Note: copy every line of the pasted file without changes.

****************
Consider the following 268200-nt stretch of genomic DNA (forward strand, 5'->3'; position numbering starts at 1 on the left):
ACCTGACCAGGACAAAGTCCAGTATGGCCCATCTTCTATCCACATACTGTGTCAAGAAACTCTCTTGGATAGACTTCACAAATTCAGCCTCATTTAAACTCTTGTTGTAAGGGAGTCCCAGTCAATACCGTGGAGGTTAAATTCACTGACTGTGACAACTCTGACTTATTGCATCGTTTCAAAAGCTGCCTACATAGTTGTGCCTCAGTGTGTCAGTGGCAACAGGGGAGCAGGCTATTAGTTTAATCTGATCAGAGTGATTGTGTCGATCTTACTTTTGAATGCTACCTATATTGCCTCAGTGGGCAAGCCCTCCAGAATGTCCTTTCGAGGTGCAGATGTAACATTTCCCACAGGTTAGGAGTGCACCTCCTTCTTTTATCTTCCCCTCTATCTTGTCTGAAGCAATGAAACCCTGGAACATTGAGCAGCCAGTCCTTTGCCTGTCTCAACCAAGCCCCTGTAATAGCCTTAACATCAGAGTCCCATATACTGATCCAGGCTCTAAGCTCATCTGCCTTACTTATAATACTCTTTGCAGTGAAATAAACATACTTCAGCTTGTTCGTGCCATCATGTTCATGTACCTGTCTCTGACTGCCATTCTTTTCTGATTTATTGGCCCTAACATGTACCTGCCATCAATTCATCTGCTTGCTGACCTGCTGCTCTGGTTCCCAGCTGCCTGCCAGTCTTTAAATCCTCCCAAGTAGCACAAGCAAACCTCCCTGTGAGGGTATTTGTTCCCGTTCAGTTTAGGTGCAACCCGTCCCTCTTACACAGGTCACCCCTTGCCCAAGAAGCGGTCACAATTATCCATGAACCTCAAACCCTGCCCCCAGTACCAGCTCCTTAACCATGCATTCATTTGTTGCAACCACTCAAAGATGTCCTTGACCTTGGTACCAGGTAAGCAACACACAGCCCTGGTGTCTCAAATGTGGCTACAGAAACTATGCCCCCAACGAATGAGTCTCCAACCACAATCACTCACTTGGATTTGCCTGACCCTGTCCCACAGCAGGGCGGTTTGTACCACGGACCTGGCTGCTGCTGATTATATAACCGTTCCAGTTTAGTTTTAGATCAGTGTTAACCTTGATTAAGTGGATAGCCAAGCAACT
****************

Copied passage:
Consider the following 268200-nt stretch of genomic DNA (forward strand, 5'->3'; position numbering starts at 1 on the left):
ACCTGACCAGGACAAAGTCCAGTATGGCCCATCTTCTATCCACATACTGTGTCAAGAAACTCTCTTGGATAGACTTCACAAATTCAGCCTCATTTAAACTCTTGTTGTAAGGGAGTCCCAGTCAATACCGTGGAGGTTAAATTCACTGACTGTGACAACTCTGACTTATTGCATCGTTTCAAAAGCTGCCTACATAGTTGTGCCTCAGTGTGTCAGTGGCAACAGGGGAGCAGGCTATTAGTTTAATCTGATCAGAGTGATTGTGTCGATCTTACTTTTGAATGCTACCTATATTGCCTCAGTGGGCAAGCCCTCCAGAATGTCCTTTCGAGGTGCAGATGTAACATTTCCCACAGGTTAGGAGTGCACCTCCTTCTTTTATCTTCCCCTCTATCTTGTCTGAAGCAATGAAACCCTGGAACATTGAGCAGCCAGTCCTTTGCCTGTCTCAACCAAGCCCCTGTAATAGCCTTAACATCAGAGTCCCATATACTGATCCAGGCTCTAAGCTCATCTGCCTTACTTATAATACTCTTTGCAGTGAAATAAACATACTTCAGCTTGTTCGTGCCATCATGTTCATGTACCTGTCTCTGACTGCCATTCTTTTCTGATTTATTGGCCCTAACATGTACCTGCCATCAATTCATCTGCTTGCTGACCTGCTGCTCTGGTTCCCAGCTGCCTGCCAGTCTTTAAATCCTCCCAAGTAGCACAAGCAAACCTCCCTGTGAGGGTATTTGTTCCCGTTCAGTTTAGGTGCAACCCGTCCCTCTTACACAGGTCACCCCTTGCCCAAGAAGCGGTCACAATTATCCATGAACCTCAAACCCTGCCCCCAGTACCAGCTCCTTAACCATGCATTCATTTGTTGCAACCACTCAAAGATGTCCTTGACCTTGGTACCAGGTAAGCAACACACAGCCCTGGTGTCTCAAATGTGGCTACAGAAACTATGCCCCCAACGAATGAGTCTCCAACCACAATCACTCACTTGGATTTGCCTGACCCTGTCCCACAGCAGGGCGGTTTGTACCACGGACCTGGCTGCTGCTGATTATATAACCGTTCCAGTTTAGTTTTAGATCAGTGTTAACCTTGATTAAGTGGATAGCCAAGCAACT